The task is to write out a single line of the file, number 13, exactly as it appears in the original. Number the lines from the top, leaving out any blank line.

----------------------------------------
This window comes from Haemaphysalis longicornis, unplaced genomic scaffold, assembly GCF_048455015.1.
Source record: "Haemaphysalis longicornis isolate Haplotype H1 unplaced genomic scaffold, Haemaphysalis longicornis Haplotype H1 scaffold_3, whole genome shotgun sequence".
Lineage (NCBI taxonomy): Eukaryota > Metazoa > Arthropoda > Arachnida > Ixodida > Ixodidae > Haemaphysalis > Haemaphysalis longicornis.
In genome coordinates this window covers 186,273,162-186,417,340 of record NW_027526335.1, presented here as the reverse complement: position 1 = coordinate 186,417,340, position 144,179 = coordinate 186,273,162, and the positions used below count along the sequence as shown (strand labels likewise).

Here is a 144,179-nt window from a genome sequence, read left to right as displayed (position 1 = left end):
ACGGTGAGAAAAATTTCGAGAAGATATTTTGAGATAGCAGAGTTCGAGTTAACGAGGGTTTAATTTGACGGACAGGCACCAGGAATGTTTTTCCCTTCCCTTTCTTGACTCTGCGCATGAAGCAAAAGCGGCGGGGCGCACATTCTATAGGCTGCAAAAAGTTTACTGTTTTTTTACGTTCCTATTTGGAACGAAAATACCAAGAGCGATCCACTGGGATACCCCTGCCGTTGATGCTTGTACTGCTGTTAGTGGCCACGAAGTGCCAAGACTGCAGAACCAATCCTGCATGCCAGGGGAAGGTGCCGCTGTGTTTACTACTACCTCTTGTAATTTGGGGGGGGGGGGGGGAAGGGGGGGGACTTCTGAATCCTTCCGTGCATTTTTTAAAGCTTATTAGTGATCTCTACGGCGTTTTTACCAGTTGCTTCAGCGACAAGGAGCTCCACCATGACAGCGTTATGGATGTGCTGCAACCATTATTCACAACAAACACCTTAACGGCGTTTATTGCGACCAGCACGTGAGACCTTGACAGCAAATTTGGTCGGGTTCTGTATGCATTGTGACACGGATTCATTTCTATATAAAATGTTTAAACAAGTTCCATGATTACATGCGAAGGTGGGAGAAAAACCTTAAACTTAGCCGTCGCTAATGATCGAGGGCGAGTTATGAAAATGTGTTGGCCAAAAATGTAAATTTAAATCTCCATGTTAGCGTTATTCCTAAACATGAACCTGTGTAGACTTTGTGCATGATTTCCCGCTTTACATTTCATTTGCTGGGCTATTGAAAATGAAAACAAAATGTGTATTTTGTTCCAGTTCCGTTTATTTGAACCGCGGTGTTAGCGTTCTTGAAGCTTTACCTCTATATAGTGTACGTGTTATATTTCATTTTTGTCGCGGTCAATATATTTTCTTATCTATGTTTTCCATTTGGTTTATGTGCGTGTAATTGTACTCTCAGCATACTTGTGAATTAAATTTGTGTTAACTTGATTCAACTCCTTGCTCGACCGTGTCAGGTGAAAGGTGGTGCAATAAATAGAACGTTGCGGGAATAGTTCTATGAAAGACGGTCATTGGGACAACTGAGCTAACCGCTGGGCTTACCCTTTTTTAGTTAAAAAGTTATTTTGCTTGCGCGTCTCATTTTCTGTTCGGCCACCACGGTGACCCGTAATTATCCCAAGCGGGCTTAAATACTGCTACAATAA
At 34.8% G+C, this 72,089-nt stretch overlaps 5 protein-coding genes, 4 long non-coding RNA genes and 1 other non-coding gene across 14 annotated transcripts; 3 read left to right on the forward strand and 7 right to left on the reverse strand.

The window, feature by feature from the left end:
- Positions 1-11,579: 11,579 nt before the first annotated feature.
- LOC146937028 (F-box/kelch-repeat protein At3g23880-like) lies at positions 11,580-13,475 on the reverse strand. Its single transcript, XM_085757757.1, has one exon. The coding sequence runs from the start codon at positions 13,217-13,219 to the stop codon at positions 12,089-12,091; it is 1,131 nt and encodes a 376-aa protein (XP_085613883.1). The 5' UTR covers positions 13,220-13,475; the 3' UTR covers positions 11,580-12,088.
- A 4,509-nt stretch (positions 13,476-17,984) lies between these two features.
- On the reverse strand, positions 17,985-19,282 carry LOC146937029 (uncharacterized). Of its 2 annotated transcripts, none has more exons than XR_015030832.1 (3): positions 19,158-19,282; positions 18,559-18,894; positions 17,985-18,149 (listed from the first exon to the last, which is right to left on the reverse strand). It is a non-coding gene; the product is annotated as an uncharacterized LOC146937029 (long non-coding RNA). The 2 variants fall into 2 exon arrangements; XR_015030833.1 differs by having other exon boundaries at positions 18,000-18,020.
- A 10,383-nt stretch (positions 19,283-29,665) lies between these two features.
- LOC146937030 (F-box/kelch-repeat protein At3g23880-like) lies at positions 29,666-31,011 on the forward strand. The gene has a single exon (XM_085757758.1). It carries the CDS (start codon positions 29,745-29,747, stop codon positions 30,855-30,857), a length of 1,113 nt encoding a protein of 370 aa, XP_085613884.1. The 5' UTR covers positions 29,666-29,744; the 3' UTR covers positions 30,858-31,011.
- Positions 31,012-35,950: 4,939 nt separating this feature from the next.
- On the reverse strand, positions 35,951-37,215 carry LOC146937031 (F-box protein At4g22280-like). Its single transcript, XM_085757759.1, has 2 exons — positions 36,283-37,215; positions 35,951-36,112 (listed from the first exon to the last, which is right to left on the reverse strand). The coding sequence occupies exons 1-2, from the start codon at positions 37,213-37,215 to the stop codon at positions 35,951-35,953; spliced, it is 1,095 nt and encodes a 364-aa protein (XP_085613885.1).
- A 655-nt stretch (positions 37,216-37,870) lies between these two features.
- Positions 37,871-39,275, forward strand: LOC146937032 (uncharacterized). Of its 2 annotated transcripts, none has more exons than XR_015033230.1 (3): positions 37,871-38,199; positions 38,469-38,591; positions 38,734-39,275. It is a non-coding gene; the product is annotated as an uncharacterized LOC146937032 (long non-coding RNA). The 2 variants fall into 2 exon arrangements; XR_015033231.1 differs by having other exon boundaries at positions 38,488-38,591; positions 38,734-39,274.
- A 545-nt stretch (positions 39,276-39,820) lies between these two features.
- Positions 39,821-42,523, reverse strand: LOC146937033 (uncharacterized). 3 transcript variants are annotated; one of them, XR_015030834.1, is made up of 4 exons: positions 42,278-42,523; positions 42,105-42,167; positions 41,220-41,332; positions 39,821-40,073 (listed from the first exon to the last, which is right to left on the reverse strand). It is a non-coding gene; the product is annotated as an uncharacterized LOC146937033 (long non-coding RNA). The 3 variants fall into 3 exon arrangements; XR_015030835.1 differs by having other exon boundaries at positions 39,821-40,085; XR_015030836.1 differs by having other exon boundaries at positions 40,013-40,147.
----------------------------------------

- A 10,383-nt stretch (positions 19,283-29,665) lies between these two features.